A Zero Hours Worker’s Fate

Simona Dumitriu and Ramona Dima / Malmö, Sweden


Simona&Ramona (aka Claude&Dersch) are life and work partners since 2014. They share an interest in expressing personal experience and queer archival affects through writing, and in working to unearth queer women*’s histories in Romania and in Eastern Europe. While they are mainly active in research, queer cultural history, art theory and curating, Simona&Ramona tend to use their artistic side practice to express in a lo-fi manner their own struggles from an autoethnographical perspective that is simultaneously poetic and humorous. In 2018, after relocating to Sweden with their famous cat, Sira, they started to taste the life in between – countries, languages, living arrangements, work conditions, pandemic situations.

For the Schloss Solitude Web Residency, Simona&Ramona are creating "A zero hours worker’s fate", a digital story that focuses on a social reality in Sweden affecting migrants and new comers in a disproportionate amount: zero-hour employment, an extremely fragile form of (almost non-) employment that exists in all possible branches, from schools to hospitals, old people’s homes, museums, restaurants or shops. Using divination, the idea of fate and Sara Ahmed’s concept of willful subjects, Claude&Dersch–Simona&Ramona’s drag personas – are looking into what the future may have brought for them and their own lives. From this, they also anchor their own experiences in local work legislation on the subject, and within the need to organise and unionise in the workplace in order to not face “the system” alone and end up eaten by it. If their story is not one that ends on a particularly happy note, what they hope to achieve with this project is to push for awareness, as much as possible, and to fight back against the entropy of thousands upon thousands of similarly fragile situations happening everywhere, all the time, dwelling in silence and fear.

Solitude Web Residencies

Call Page @ Akademie Schloss Solitude Webresidencies

Imprint Privacy Policy

Coding by parmon.


Today I spoke a lot about language + and spoke so much language. When exactly does language become punishment?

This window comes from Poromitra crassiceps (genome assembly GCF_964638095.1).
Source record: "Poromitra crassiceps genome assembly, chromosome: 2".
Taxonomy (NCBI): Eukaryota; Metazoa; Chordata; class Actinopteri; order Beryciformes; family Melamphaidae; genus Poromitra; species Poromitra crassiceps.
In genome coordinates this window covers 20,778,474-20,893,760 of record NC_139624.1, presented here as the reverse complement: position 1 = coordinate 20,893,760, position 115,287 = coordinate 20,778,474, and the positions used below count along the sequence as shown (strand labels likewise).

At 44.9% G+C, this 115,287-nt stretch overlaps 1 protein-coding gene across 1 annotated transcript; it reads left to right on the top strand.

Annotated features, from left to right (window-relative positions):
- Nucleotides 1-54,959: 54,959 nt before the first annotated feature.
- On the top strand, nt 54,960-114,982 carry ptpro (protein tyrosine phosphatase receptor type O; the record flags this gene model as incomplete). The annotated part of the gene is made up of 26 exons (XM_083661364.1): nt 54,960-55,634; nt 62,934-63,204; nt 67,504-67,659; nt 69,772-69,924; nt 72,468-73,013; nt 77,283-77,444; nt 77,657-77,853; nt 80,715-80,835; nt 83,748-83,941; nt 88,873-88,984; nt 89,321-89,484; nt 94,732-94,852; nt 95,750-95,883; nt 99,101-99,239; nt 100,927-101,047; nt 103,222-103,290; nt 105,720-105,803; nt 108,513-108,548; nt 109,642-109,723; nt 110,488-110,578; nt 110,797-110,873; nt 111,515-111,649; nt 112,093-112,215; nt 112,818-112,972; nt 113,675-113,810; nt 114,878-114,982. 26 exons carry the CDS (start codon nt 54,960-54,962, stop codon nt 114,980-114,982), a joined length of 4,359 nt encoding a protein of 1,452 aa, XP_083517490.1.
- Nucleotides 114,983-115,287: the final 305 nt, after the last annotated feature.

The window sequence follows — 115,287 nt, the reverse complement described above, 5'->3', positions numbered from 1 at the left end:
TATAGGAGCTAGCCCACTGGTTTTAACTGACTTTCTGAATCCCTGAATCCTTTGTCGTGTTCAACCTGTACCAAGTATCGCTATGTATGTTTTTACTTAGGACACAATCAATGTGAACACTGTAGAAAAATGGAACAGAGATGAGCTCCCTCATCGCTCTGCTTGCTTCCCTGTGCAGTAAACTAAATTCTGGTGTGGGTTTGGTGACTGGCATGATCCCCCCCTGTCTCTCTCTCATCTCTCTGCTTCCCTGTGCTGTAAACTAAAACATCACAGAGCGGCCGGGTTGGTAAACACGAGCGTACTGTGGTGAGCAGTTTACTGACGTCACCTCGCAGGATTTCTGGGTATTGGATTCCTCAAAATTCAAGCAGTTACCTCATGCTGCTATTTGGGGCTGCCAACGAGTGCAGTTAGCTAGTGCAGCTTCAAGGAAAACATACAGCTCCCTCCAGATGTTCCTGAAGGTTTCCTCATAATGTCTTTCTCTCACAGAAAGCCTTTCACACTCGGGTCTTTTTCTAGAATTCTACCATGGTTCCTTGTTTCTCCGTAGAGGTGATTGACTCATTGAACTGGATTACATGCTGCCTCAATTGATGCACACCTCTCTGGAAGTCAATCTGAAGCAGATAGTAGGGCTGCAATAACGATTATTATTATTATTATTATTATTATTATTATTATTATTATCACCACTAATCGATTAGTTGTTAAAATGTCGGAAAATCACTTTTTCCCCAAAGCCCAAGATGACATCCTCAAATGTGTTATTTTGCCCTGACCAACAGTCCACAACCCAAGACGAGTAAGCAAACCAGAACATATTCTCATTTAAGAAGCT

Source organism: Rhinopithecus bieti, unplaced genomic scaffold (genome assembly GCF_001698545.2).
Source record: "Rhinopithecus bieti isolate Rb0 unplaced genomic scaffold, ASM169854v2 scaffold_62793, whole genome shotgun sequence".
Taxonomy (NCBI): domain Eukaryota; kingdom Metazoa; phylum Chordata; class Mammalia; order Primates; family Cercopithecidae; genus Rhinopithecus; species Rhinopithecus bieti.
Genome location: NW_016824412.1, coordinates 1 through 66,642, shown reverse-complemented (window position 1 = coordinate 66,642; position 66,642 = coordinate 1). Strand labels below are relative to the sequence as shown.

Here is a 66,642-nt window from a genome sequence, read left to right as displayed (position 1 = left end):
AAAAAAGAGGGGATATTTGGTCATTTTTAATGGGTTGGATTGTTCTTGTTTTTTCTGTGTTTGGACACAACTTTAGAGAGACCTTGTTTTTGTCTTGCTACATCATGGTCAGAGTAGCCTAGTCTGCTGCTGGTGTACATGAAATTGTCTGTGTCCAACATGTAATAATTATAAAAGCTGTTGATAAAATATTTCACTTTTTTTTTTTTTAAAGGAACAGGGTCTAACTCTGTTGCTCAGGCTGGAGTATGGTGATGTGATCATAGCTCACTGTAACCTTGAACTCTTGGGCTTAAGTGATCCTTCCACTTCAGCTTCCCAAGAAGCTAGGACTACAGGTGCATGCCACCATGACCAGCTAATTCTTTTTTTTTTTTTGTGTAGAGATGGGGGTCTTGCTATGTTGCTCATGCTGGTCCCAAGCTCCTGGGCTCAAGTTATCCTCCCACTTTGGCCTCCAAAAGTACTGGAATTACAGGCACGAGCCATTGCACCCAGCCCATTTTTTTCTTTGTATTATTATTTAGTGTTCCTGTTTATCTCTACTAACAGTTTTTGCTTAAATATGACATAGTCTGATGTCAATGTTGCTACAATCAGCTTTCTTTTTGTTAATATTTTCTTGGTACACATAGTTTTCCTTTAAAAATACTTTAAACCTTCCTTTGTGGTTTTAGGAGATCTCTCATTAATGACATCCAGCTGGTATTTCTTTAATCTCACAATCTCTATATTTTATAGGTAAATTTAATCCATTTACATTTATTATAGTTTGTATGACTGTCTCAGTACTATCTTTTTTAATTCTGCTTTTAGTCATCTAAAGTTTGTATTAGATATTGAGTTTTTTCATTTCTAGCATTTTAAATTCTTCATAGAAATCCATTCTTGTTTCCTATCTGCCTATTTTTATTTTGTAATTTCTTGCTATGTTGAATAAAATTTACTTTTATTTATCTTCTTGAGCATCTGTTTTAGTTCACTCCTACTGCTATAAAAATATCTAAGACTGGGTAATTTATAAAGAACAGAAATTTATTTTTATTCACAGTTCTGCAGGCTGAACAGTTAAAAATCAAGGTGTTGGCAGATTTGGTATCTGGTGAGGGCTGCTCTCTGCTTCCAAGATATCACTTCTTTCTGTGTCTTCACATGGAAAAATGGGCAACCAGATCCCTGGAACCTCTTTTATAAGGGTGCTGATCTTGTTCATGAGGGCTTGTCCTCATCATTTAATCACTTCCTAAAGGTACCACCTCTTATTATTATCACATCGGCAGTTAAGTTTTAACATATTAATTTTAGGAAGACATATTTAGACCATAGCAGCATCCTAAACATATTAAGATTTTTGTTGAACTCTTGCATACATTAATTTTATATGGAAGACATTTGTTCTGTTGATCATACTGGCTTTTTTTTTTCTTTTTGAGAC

Punished by Swedish. A trigger word, a catchy title in capital letters. Imagine it in capital letters on top of a restaurant when you walk by the edge of the road stepping on the tips of stones.

I learned Swedish out of fear. Not real fear - of a bear charging toward us from ten meters away, not fear for my life in front of disasters, wars or calamities. But that moderate fear that comes from daily interactions: fear to not have a job, to lose your job, to be seen as less, different, not there yet, by people you do not necessarily look up to. An intellectual fear, surely.

I am courageous by nature. I am self taught. I speak back. In order to speak back one needs dissonant language.

One needs the language of the courts, of legislation, of the appeal, of the higher instance, of the Human Resources boss man, of polyhedral persuasion. Heavy language. Do you even know it in your mother tongue?

Punished by Swedish. Each misunderstanding, a volt. Each volt, an electrical whip. I am willingly approaching each new source of pain knowing that it will whiplash, spread needles, get into my eyes and make the back of my skull resonate with any of the random words that were mistaken, the grace of my demeanour lost. I cower in front of anybody for a while.

You are not like that. You are valiant and juggle all your pots and pans in perfect harmony. Let’s paint the toxic wasteland you walk into: mice infested bread, pretensions, a friendly smile, an United Nations of highly educated outsiders trading their masters and majors for the smell of rank dishes. Geysers from the washing machine that eats up too much energy to clean and may bite your hand off. Endlessly washing and reusing the shells of snails to be served later to the endless parade of underworked overpaid heads bobbing to the back and forth of spicy slurps.

You are valiant. You are reckless. You break your ankle but need the money so you go to work with a leg that will never heal properly. You work with fever. With all the pains. I work with fever. With all the pains. I do not once utter for a break. I work in fear of losing you, work. I am courageous by nature. But I do not speak back. I hide in my fear. In the end, the result is the same. We both get marred by the pandemic. Or so they say.

Oh, virus! How often have you been invoked by humans to retrieve and pardon their misguided decisions, their choices, their executive cuts. Oh, droplets of saliva, may you never again be invoked by those who excuse by you their decisions to erase and reduce, waste and annihilate their fellow humans.

I received the notice that I will not be getting any more work during the pandemic at the end of a long, random email titled Happy Easter.

You received yours in the employees portal and had to click and confirm it in order to be able to punch in for that day, soon to be your last.

We found ourselves on the side of the road. A bear growling in the distance. Night falling with a shrouded moon. A soft cat purring, crumpled between us.

Join in. Our story, your story, begins.